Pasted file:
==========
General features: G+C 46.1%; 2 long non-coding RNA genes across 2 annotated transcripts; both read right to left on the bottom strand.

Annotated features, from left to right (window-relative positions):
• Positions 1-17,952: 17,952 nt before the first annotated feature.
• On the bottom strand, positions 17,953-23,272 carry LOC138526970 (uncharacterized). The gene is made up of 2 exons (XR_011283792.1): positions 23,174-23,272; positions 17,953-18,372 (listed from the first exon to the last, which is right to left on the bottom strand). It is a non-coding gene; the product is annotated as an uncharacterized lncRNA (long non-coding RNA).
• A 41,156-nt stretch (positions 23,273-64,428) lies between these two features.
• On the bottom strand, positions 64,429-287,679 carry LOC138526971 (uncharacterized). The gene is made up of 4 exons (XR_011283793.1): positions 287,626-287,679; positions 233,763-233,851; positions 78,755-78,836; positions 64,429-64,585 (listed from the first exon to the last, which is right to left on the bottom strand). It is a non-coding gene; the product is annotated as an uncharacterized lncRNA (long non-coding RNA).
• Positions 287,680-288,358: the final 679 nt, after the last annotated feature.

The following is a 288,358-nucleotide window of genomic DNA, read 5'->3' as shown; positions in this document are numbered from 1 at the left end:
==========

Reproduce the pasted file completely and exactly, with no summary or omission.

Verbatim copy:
General features: G+C 46.1%; 2 long non-coding RNA genes across 2 annotated transcripts; both read right to left on the bottom strand.

Annotated features, from left to right (window-relative positions):
• Positions 1-17,952: 17,952 nt before the first annotated feature.
• On the bottom strand, positions 17,953-23,272 carry LOC138526970 (uncharacterized). The gene is made up of 2 exons (XR_011283792.1): positions 23,174-23,272; positions 17,953-18,372 (listed from the first exon to the last, which is right to left on the bottom strand). It is a non-coding gene; the product is annotated as an uncharacterized lncRNA (long non-coding RNA).
• A 41,156-nt stretch (positions 23,273-64,428) lies between these two features.
• On the bottom strand, positions 64,429-287,679 carry LOC138526971 (uncharacterized). The gene is made up of 4 exons (XR_011283793.1): positions 287,626-287,679; positions 233,763-233,851; positions 78,755-78,836; positions 64,429-64,585 (listed from the first exon to the last, which is right to left on the bottom strand). It is a non-coding gene; the product is annotated as an uncharacterized lncRNA (long non-coding RNA).
• Positions 287,680-288,358: the final 679 nt, after the last annotated feature.

The following is a 288,358-nucleotide window of genomic DNA, read 5'->3' as shown; positions in this document are numbered from 1 at the left end: